When I was a kid, we had a small pond down near the house. Pop had a fly rod and a few flies. One was a muddler minnow. Mainly pop and my brother used that rod. It was too complicated for me. I remember that pop bought a Herter's Fly Tying Kit. It had a poor excuse of a vise but it got by. The tying material was anything from some small popping bug corks to some brightly dyed chicken feathers. We kids quickly used up all the good materials including the tying thread....so we would raid mom's sewing thread. Gawd we made some ugly flies. Seems like I remember that muddler minnow being about the best fly pop had. He caught pickerel, bass, bream...you name it...if it was in that pond, he caught it on that fly. I can recall that when that fly got totally torn up, we tried to repair it with some of mom's sewing thread. Once I got my own fly rod...a whole other story...I would save my yard mowing money and ride my bike up to the hardware store to buy a fly kit. They came with about a dozen different flies, one of which was a muddler minnow. All the rest were about useless to me...that muddler though...… So here's to killer flies that rank high in your memory. The Muddler Minnow.
For this weeks post I have chosen a video by Norvise Ambassador John Schultz. As the weather cools my mind and thoughts change from Smallmouth and worm water species to Trout and ultimately Steelhead through the winter months. John and his buddy Dave Allison (also a Norvise ambassador) spend a lot of time chasing Trout in the still waters of their home area. Still water Trout fishing has always intrigued me. I have never done it, and I want to learn more about the tactics and tricks for catching Trout in still water.
IN this video John shows us a very simple, yet effective Damsel Fly pattern. I really like the way he blends the 2 body materials to get the taper or silhouette he is looking for, good stuff. Also, you just gotta love "box filler patterns". Flies that are effective that you can crank out in a hurry after a long day of fishing.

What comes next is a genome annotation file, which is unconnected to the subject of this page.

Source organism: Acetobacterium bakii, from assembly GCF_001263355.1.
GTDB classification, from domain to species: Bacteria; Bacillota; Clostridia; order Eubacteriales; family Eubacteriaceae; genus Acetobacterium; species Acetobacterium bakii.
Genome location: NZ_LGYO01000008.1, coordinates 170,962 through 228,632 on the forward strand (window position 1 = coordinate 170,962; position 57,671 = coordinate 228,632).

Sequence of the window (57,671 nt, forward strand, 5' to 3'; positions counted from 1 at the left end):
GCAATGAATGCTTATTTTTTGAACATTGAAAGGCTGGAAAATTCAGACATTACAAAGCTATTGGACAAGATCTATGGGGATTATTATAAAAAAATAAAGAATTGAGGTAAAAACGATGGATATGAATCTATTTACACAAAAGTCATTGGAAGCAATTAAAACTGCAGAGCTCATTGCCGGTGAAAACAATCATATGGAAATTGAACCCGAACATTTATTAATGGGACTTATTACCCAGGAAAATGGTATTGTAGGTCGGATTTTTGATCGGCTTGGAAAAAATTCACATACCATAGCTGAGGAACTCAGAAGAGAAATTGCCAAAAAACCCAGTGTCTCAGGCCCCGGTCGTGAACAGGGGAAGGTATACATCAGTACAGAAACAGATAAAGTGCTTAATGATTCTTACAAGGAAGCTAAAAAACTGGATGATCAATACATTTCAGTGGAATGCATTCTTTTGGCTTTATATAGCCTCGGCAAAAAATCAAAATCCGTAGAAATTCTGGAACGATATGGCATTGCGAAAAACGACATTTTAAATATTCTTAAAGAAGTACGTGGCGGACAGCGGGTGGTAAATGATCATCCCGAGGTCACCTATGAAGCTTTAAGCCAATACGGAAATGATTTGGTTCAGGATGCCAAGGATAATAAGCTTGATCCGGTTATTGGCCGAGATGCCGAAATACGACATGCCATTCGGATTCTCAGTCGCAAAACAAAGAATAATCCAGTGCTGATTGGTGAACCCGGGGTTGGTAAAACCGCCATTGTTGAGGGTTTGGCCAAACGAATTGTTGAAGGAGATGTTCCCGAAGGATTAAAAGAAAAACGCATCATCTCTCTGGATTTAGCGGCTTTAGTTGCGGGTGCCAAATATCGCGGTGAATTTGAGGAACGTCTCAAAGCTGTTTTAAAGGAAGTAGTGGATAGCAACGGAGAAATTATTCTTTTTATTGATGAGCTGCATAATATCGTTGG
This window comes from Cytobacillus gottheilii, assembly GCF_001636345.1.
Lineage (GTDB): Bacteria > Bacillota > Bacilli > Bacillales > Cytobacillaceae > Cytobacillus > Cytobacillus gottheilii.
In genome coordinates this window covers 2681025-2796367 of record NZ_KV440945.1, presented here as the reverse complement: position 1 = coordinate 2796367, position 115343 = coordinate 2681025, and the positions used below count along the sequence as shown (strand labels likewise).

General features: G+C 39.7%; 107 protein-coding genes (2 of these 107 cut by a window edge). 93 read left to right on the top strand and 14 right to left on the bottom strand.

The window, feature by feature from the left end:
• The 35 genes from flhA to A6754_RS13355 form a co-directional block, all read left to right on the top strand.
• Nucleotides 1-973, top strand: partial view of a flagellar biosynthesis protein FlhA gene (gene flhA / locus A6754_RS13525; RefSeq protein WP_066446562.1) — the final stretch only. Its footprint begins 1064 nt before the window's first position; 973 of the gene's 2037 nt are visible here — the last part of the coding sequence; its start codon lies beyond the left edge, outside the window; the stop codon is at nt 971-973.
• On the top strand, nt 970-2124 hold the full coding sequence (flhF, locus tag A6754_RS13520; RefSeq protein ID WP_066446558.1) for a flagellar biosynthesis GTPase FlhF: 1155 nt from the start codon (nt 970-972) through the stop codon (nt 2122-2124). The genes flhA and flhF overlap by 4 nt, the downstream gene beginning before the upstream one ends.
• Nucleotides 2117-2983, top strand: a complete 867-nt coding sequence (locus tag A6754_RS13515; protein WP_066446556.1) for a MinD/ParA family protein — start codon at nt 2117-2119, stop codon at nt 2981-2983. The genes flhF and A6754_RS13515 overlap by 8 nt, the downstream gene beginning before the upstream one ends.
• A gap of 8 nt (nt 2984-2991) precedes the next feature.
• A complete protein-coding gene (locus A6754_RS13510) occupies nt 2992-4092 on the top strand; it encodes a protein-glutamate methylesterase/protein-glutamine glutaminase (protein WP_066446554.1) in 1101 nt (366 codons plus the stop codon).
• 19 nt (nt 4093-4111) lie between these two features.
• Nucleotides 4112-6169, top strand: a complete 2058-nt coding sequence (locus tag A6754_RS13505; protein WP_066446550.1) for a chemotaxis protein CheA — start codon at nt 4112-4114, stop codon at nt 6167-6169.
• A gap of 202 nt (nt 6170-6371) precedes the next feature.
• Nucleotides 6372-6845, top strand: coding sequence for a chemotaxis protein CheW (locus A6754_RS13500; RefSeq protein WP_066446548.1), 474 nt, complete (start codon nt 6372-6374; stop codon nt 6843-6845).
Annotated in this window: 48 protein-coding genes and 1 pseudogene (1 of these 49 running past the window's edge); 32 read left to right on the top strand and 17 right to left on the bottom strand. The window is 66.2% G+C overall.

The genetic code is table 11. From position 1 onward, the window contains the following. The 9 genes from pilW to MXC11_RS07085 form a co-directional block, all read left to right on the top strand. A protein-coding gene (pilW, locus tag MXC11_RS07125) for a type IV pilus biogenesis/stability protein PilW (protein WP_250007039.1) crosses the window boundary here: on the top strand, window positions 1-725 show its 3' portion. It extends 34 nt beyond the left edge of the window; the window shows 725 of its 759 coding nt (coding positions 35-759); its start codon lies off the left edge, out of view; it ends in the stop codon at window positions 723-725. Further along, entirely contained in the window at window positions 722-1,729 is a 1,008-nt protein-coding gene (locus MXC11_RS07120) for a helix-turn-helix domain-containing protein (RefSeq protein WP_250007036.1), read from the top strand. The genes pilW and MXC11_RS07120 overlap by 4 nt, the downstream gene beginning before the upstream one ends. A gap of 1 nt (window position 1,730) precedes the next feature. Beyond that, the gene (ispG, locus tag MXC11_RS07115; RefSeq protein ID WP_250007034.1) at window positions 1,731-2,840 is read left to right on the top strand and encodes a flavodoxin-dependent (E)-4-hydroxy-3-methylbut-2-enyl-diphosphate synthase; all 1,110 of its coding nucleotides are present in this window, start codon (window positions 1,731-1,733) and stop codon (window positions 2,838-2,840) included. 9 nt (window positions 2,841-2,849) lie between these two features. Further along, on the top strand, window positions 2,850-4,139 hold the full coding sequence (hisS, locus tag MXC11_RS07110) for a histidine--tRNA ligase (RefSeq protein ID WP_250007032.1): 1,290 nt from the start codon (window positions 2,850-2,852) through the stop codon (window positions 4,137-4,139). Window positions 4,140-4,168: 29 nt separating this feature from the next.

We will be posting more videos in the coming weeks. If you have something you think you might like to see let me know, I will see if I can get one of our guys to shoot a video of a particular pattern or technique.
That was a great video, Thanks for sharing it with us John. Till next time...
Tight lines - Tim
Recently our friends Rob Giannino of the "Fly Fishing Journeys" podcast and Tim Cammisa of Trout and Feather recently took a trip to fish the North Platte River in Casper WY. Rob's podcast Fly Fishing Journeys is a fantastic place to hear some of the great names in our sport. If you attended any of the "Fly Fishing Shows" last you probably heard Rob and a guest live casting right there at the show. Tim Cammisa is a master fly tyer and his You Tube channel, Trout and Feather is jam packed with videos of fly patterns and tying, Fishing and product review. Tim did a fantastic, in-depth review of the Norvise system back in 2016. You can see that review HERE. I have watched this review and I believe it to be one of the fairest, and best reviews on the Norvise out there. We look forward to working with Tim and Rob more in the future.
So, take a look a their Wyoming adventure.
Our journey brought us to Casper, WY. I heard stories of the legendary North Platte River and how the fishery will impress in both size and numbers. I wanted to find out for myself, but I needed to assemble a team for the mission. Tim Cammisa, a master fly tier and Harrison Hughes, a professional photographer and film maker were up for the adventure. Let’s go!